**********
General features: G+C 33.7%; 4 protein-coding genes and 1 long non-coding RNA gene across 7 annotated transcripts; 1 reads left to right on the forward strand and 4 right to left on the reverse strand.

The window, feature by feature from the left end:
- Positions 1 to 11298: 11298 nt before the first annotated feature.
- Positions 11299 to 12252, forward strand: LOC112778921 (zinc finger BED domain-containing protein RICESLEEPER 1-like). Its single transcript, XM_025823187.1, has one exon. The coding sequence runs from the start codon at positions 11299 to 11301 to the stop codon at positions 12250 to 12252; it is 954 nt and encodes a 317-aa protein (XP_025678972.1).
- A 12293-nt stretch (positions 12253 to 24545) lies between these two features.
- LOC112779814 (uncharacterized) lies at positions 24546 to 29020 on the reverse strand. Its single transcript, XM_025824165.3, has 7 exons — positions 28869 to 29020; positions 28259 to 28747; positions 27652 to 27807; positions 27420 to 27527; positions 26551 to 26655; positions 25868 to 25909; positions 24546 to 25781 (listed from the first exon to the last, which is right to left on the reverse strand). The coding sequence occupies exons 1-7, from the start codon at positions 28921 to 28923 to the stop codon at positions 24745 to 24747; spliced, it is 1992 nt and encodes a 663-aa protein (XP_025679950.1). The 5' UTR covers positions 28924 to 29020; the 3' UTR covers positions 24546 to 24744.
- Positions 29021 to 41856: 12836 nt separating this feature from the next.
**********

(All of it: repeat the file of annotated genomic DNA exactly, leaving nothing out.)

General features: G+C 33.7%; 4 protein-coding genes and 1 long non-coding RNA gene across 7 annotated transcripts; 1 reads left to right on the forward strand and 4 right to left on the reverse strand.

The window, feature by feature from the left end:
- Positions 1 to 11298: 11298 nt before the first annotated feature.
- Positions 11299 to 12252, forward strand: LOC112778921 (zinc finger BED domain-containing protein RICESLEEPER 1-like). Its single transcript, XM_025823187.1, has one exon. The coding sequence runs from the start codon at positions 11299 to 11301 to the stop codon at positions 12250 to 12252; it is 954 nt and encodes a 317-aa protein (XP_025678972.1).
- A 12293-nt stretch (positions 12253 to 24545) lies between these two features.
- LOC112779814 (uncharacterized) lies at positions 24546 to 29020 on the reverse strand. Its single transcript, XM_025824165.3, has 7 exons — positions 28869 to 29020; positions 28259 to 28747; positions 27652 to 27807; positions 27420 to 27527; positions 26551 to 26655; positions 25868 to 25909; positions 24546 to 25781 (listed from the first exon to the last, which is right to left on the reverse strand). The coding sequence occupies exons 1-7, from the start codon at positions 28921 to 28923 to the stop codon at positions 24745 to 24747; spliced, it is 1992 nt and encodes a 663-aa protein (XP_025679950.1). The 5' UTR covers positions 28924 to 29020; the 3' UTR covers positions 24546 to 24744.
- Positions 29021 to 41856: 12836 nt separating this feature from the next.